Sunday, 30 March 2014

Film Review: "Mr. Peabody and Sherman" (2014).




" You used time-travel improperly... we must rewrite history in order to save the universe!” Brace yourself for this as this is what’s going down in Mr. Peabody & Sherman. This American 3D computer-animated comic science fiction film based on the characters from the Peabody's Improbable History segments of the 1960s animated television series The Rocky and Bullwinkle Show. It is produced by DreamWorks Animation. Directed by Rob Minkoff (The Lion King (1994)), and executive produced by Tiffany Ward, daughter of Jay Ward, one of the creators of the original series. The film is the first DreamWorks animated film to feature characters from the Classic Media library since DreamWorks Animation's 2012 acquisition of Classic Media. The film centers on the time-travelling adventures of an advanced canine and his adopted son, as they endeavor to fix a time rift they created.

The original cartoons are about Peabody, a beagle who is the smartest being in existence. Peabody has accomplished many things in his life as a business magnate, inventor, scientist, Nobel laureate, gourmand, and two-time Olympic medalist. One day, Mr. Peabody becomes sad and lonely and decides to adopt his own human son. In an alley, he meets Sherman, a dorky, glasses-wearing, orange-haired boy. After saving Sherman from a group of bullies, Peabody discovers that Sherman is an orphan and decides to adopt him. After a court appearance and a talk with the President and the government, Peabody becomes Sherman's new guardian. Together they embark on wild and educational time-traveling adventures where they encounter such historical figures such as Vincent Van Gogh, Leonardo da Vinci, Marie Antoinette, William Shakespeare, Ludwig van Beethoven and George Washington (just to name a few).

The film features the voices of Ty Burrell, Max Charles, Ariel Winter, Stephen Colbert, Leslie Mann, Stanley Tucci and Patrick Warburton. The film is a whip-smart, consistently funny and good-natured film due to some terrific voice performances and one of the most hilarious appearances ever by an animated version of a living human being. Burrell gave a brilliant performance as the intelligently sophisticated and witty dog Mr. Peabody. Charles and Winter gave incredible performances that captured the essence of what it is to be children at that age, given that one of them was raised by an intelligent dog. Colbert and Mann gave hilarious performances. Tucci and Wartburton gave the most comical portrayals of their historical counterparts I have ever seen on film.

Rob Minkoff's Mr. Peabody & Sherman is a 3-D animated take on the classic characters that tries so hard, but its dazzling animation does not distract the audience from its dated source material and convoluted plot. The film may be a triumph of something — but it's certainly not the triumph we longed for. However the film offers surprisingly entertaining bursts of colorful all-ages fun here and there. To conclude, it’s nothing more than a eye-popping and touching yuletide toy of a movie. To an extent, this film is a case of style – and stylisation – overwhelming substance.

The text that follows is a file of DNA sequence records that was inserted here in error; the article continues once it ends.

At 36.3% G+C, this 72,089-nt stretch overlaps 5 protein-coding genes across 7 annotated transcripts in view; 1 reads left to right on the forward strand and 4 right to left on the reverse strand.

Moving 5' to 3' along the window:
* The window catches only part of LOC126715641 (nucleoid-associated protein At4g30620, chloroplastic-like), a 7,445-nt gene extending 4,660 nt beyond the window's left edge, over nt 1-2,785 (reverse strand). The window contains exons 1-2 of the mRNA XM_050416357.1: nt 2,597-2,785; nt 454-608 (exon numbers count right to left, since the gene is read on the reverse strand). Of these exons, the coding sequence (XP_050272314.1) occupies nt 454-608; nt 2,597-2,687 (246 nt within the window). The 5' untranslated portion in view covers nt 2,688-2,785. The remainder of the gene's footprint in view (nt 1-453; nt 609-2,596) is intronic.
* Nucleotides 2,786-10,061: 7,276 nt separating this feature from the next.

Simon says Mr. Peabody & Sherman receives:


Saturday, 29 March 2014

Film Review: "Noah" (2014).




“’ This is the end of everything isn't it?’ ‘The beginning. The beginning of everything.’” Which is what Noah is all about. This biblical-based epic film is directed by Darren Aronofsky, written by Aronofsky and Ari Handel, and is based on the story of Noah's Ark. The film tells how Noah sees visions of an apocalyptic deluge and takes measures to protect his family from the coming flood by building an ark.

Aronofsky first discussed Noah with The Guardian in April 2007, telling the paper that the figure of Noah had fascinated him since he was thirteen years old. Aronofsky explained that he saw Noah as "a dark, complicated character" who experiences "real survivor's guilt" after the flood. Aronofsky was working on early drafts of the script for Noah around the time his first attempt to make The Fountain (2006) fell through when actor Brad Pitt left the project. Ari Handel – Aronofsky's collaborator on The Fountain, The Wrestler (2008) and Black Swan (2010) – helped Aronofsky develop the script. Before they found financial backing for Noah, they collaborated with Canadian artist Niko Henrichon to adapt the script into a graphic novel. The first volume of the graphic novel was released in French by Belgian publisher Le Lombard in October 2011 under the title Noé: Pour la cruauté des hommes (Noah: For the Cruelty of Men). After the creation of the graphic novel, Aronofsky struck a deal with Paramount and New Regency to produce a feature film of Noah with a budget of $130 million.